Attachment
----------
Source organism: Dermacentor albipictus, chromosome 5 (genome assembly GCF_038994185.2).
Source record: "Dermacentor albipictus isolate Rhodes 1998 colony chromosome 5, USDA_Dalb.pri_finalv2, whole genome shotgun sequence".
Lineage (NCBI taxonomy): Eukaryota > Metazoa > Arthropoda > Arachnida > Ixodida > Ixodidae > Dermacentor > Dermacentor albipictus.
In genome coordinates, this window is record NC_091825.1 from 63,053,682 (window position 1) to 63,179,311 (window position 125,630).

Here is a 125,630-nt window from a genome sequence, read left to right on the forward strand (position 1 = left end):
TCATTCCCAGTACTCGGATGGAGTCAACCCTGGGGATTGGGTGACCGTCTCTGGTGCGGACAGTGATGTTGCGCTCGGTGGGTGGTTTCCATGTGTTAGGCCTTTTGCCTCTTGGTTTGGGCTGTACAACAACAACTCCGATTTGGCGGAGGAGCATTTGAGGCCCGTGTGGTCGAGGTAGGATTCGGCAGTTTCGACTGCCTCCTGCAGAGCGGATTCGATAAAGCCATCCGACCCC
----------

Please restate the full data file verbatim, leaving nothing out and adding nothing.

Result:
Source organism: Dermacentor albipictus, chromosome 5 (genome assembly GCF_038994185.2).
Source record: "Dermacentor albipictus isolate Rhodes 1998 colony chromosome 5, USDA_Dalb.pri_finalv2, whole genome shotgun sequence".
Lineage (NCBI taxonomy): Eukaryota > Metazoa > Arthropoda > Arachnida > Ixodida > Ixodidae > Dermacentor > Dermacentor albipictus.
In genome coordinates, this window is record NC_091825.1 from 63,053,682 (window position 1) to 63,179,311 (window position 125,630).

Here is a 125,630-nt window from a genome sequence, read left to right on the forward strand (position 1 = left end):
TCATTCCCAGTACTCGGATGGAGTCAACCCTGGGGATTGGGTGACCGTCTCTGGTGCGGACAGTGATGTTGCGCTCGGTGGGTGGTTTCCATGTGTTAGGCCTTTTGCCTCTTGGTTTGGGCTGTACAACAACAACTCCGATTTGGCGGAGGAGCATTTGAGGCCCGTGTGGTCGAGGTAGGATTCGGCAGTTTCGACTGCCTCCTGCAGAGCGGATTCGATAAAGCCATCCGACCCC